2nd Lake Mead Body IDed as Victim of 1974 Drowning

Donald P. Smith of North Las Vegas was the person whose remains were found at Lake Mead’s Callville Bay during separate discoveries on Oct. 17 and 19, 2022. Clark County officials made the announcement on Tuesday, March 28.

Smith, 39, was reported missing in April 1974. County officials said he drowned accidentally.

The first recent set of remains found at Lake Mead were discovered on May 1, 2022 stuffed into a barrel in Hemenway Harbor, about 30 miles from Vegas. They remain unidentified.  (Image: Shawna Elizabeth Hollister)

“The identification was based on DNA analysis and reports from the original incident,” Clark County spokesperson Stacey Welling wrote in a statement to the Las Vegas Review-Journal.

Smith’s remains — discovered by contractors working at the marina — were were the fourth recent set discovered at Lake Mead since a megadrought started forcing the receding reservoir to give up its secrets.

Other Remains Not Yet IDed

The first set of remains was found by boaters on May 1, 2022, hidden in a barrel discovered near Hemenway Harbor, about 30 miles from Las Vegas. County officials said the deceased was a male homicide victim who died from a gunshot wound sometime from the mid-’70s to the early 1980s. They have yet to make a positive identification.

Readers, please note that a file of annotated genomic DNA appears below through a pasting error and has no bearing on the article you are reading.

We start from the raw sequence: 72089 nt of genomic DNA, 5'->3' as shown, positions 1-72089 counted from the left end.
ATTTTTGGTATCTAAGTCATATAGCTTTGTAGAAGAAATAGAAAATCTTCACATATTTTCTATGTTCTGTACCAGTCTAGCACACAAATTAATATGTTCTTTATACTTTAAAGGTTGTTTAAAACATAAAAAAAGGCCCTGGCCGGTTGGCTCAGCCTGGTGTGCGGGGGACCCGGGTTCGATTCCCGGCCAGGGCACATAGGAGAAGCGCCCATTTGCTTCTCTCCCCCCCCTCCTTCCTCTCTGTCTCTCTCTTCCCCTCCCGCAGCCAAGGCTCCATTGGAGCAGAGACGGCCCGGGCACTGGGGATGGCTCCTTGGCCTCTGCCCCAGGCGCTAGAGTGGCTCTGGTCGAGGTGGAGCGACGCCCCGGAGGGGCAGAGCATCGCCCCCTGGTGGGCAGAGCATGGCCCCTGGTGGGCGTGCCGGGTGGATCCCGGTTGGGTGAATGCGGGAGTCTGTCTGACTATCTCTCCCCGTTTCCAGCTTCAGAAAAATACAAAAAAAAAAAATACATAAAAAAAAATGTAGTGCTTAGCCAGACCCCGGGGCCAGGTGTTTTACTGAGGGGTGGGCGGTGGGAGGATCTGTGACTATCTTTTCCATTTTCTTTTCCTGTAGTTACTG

The second set of remains — discovered by two sisters paddleboarding near Callville Bay on May 7, 2022 — belonged to Thomas Erndt, a 42-year-old Las Vegas man believed to have drowned during a nighttime boating trip on Aug. 2, 2002. According to Erndt’s family, he and his two children, along with two adults, went swimming in the lake and Erndt never surfaced. A positive ID was made by the Clark County coroner’s office on Aug. 24, 2022, though his cause and manner of death remain unknown.

A third set of remains was found during separate discoveries at Boulder Beach on July 25, Aug. 6 and Aug. 15. Those remains have been confirmed to belong to the same body, but no positive identification has been made yet.

“The process for identifying the remains includes examinations to determine the gender and approximate age, height and weight of each decedent; the collection of DNA samples, the quality of which can be greatly affected by time and environmental conditions; and comparing findings to information about people who have been reported missing over the years,” Welling wrote in his statement to the R-J.

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